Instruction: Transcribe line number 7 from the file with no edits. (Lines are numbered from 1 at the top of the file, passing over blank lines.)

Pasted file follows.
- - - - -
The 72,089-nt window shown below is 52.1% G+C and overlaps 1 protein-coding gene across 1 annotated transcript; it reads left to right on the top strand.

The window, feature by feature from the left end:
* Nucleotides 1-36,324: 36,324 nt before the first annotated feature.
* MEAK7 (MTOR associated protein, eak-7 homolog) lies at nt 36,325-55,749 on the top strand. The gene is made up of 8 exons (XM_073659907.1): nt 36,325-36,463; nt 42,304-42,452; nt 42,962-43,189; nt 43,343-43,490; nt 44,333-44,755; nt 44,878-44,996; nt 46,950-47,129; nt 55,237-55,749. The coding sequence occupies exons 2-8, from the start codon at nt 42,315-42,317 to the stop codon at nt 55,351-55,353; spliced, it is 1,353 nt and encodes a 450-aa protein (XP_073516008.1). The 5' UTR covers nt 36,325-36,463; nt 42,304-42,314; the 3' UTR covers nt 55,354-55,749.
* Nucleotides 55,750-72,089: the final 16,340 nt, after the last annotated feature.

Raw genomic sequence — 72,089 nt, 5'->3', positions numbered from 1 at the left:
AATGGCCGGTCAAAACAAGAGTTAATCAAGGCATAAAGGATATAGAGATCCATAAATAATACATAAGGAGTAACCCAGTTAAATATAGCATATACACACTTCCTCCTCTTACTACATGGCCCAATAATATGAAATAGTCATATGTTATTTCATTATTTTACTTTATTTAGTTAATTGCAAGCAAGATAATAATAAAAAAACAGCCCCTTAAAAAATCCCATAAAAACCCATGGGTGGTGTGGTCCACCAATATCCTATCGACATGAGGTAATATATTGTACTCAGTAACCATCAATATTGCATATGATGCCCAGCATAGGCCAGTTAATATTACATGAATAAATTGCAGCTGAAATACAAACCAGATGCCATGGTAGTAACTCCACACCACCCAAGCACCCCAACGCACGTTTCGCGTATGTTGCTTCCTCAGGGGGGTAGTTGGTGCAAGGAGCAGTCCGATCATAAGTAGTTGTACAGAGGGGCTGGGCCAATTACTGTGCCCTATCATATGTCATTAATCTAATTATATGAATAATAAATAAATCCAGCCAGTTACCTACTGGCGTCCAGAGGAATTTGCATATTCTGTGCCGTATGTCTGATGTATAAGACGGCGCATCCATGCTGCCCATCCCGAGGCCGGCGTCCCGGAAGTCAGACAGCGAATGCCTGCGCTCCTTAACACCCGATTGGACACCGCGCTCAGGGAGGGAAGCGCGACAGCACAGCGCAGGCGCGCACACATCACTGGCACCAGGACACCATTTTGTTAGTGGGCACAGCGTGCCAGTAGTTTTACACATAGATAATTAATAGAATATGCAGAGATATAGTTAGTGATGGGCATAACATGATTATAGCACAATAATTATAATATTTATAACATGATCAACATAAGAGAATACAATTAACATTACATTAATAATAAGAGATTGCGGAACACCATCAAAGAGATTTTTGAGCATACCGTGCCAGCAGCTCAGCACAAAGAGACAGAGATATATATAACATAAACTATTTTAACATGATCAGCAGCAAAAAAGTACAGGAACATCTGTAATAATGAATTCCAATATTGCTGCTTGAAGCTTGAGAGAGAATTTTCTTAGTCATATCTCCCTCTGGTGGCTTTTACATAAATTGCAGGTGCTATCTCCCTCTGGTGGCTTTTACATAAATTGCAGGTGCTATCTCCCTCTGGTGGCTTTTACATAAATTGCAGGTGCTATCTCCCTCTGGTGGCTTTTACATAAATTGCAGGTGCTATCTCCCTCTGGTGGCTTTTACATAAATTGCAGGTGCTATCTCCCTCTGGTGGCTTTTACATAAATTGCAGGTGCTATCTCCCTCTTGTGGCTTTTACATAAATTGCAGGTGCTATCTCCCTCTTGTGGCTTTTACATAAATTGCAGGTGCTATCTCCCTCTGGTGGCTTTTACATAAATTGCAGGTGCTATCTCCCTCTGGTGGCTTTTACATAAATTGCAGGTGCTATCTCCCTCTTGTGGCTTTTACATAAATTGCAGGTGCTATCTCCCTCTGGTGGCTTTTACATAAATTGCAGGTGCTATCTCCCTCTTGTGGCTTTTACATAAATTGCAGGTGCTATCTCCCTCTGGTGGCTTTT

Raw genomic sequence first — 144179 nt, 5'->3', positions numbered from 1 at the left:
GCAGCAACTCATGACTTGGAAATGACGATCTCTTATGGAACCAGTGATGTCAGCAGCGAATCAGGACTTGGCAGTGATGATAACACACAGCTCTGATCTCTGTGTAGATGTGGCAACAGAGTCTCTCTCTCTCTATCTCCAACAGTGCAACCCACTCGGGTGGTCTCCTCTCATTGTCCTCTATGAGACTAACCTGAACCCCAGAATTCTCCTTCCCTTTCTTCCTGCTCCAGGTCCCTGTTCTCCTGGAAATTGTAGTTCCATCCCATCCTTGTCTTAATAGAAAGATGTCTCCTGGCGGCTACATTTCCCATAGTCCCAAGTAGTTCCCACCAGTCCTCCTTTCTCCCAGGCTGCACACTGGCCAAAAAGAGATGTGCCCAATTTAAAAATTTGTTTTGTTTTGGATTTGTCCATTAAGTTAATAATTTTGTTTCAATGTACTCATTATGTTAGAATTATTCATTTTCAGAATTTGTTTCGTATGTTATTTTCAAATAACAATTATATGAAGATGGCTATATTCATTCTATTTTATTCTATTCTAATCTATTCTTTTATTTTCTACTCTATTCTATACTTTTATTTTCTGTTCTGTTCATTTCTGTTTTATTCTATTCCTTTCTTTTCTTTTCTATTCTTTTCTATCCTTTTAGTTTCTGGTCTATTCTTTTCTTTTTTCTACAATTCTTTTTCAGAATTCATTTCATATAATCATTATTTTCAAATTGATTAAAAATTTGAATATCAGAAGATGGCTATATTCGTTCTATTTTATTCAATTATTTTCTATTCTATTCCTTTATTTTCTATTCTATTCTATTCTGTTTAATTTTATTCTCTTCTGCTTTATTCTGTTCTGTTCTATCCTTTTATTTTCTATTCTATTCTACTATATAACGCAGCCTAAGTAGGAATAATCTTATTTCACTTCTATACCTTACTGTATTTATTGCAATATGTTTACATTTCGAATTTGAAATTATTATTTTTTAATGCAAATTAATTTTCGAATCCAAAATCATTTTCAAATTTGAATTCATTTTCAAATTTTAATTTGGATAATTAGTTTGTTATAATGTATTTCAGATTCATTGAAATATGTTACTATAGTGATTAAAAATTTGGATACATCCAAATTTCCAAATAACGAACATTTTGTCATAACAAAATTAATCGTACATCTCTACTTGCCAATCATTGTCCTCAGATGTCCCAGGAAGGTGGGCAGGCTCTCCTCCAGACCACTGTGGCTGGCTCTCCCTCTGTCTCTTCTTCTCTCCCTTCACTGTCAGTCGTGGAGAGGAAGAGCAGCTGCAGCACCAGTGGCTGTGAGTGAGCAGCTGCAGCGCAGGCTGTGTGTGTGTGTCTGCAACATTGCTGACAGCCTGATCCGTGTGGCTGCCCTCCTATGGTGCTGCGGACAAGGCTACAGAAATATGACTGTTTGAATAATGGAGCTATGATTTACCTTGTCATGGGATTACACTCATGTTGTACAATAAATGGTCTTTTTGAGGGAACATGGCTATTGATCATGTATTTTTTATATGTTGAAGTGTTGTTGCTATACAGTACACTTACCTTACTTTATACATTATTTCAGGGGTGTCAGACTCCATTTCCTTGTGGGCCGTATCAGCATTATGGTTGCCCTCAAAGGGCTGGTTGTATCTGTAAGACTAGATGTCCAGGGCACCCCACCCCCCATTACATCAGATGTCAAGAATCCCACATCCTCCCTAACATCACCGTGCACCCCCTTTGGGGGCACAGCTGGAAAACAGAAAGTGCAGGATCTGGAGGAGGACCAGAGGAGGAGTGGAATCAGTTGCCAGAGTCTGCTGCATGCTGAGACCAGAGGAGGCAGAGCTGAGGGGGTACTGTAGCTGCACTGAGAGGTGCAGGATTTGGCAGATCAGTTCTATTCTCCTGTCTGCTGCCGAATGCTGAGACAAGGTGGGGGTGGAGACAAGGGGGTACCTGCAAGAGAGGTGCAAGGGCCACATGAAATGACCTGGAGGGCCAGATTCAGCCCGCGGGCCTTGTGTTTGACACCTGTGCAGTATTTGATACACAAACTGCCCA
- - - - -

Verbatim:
AATGGCCGGTCAAAACAAGAGTTAATCAAGGCATAAAGGATATAGAGATCCATAAATAATACATAAGGAGTAACCCAGTTAAATATAGCATATACACACTTCCTCCTCTTACTACATGGCCCAATAATATGAAATAGTCATATGTTATTTCATTATTTTACTTTATTTAGTTAATTGCAAGCAAGATAATAATAAAAAAACAGCCCCTTAAAAAATCCCATAAAAACCCATGGGTGGTGTGGTCCACCAATATCCTATCGACATGAGGTAATATATTGTACTCAGTAACCATCAATATTGCATATGATGCCCAGCATAGGCCAGTTAATATTACATGAATAAATTGCAGCTGAAATACAAACCAGATGCCATGGTAGTAACTCCACACCACCCAAGCACCCCAACGCACGTTTCGCGTATGTTGCTTCCTCAGGGGGGTAGTTGGTGCAAGGAGCAGTCCGATCATAAGTAGTTGTACAGAGGGGCTGGGCCAATTACTGTGCCCTATCATATGTCATTAATCTAATTATATGAATAATAAATAAATCCAGCCAGTTACCTACTGGCGTCCAGAGGAATTTGCATATTCTGTGCCGTATGTCTGATGTATAAGACGGCGCATCCATGCTGCCCATCCCGAGGCCGGCGTCCCGGAAGTCAGACAGCGAATGCCTGCGCTCCTTAACACCCGATTGGACACCGCGCTCAGGGAGGGAAGCGCGACAGCACAGCGCAGGCGCGCACACATCACTGGCACCAGGACACCATTTTGTTAGTGGGCACAGCGTGCCAGTAGTTTTACACATAGATAATTAATAGAATATGCAGAGATATAGTTAGTGATGGGCATAACATGATTATAGCACAATAATTATAATATTTATAACATGATCAACATAAGAGAATACAATTAACATTACATTAATAATAAGAGATTGCGGAACACCATCAAAGAGATTTTTGAGCATACCGTGCCAGCAGCTCAGCACAAAGAGACAGAGATATATATAACATAAACTATTTTAACATGATCAGCAGCAAAAAAGTACAGGAACATCTGTAATAATGAATTCCAATATTGCTGCTTGAAGCTTGAGAGAGAATTTTCTTAGTCATATCTCCCTCTGGTGGCTTTTACATAAATTGCAGGTGCTATCTCCCTCTGGTGGCTTTTACATAAATTGCAGGTGCTATCTCCCTCTGGTGGCTTTTACATAAATTGCAGGTGCTATCTCCCTCTGGTGGCTTTTACATAAATTGCAGGTGCTATCTCCCTCTGGTGGCTTTTACATAAATTGCAGGTGCTATCTCCCTCTGGTGGCTTTTACATAAATTGCAGGTGCTATCTCCCTCTTGTGGCTTTTACATAAATTGCAGGTGCTATCTCCCTCTTGTGGCTTTTACATAAATTGCAGGTGCTATCTCCCTCTGGTGGCTTTTACATAAATTGCAGGTGCTATCTCCCTCTGGTGGCTTTTACATAAATTGCAGGTGCTATCTCCCTCTTGTGGCTTTTACATAAATTGCAGGTGCTATCTCCCTCTGGTGGCTTTTACATAAATTGCAGGTGCTATCTCCCTCTTGTGGCTTTTACATAAATTGCAGGTGCTATCTCCCTCTGGTGGCTTTT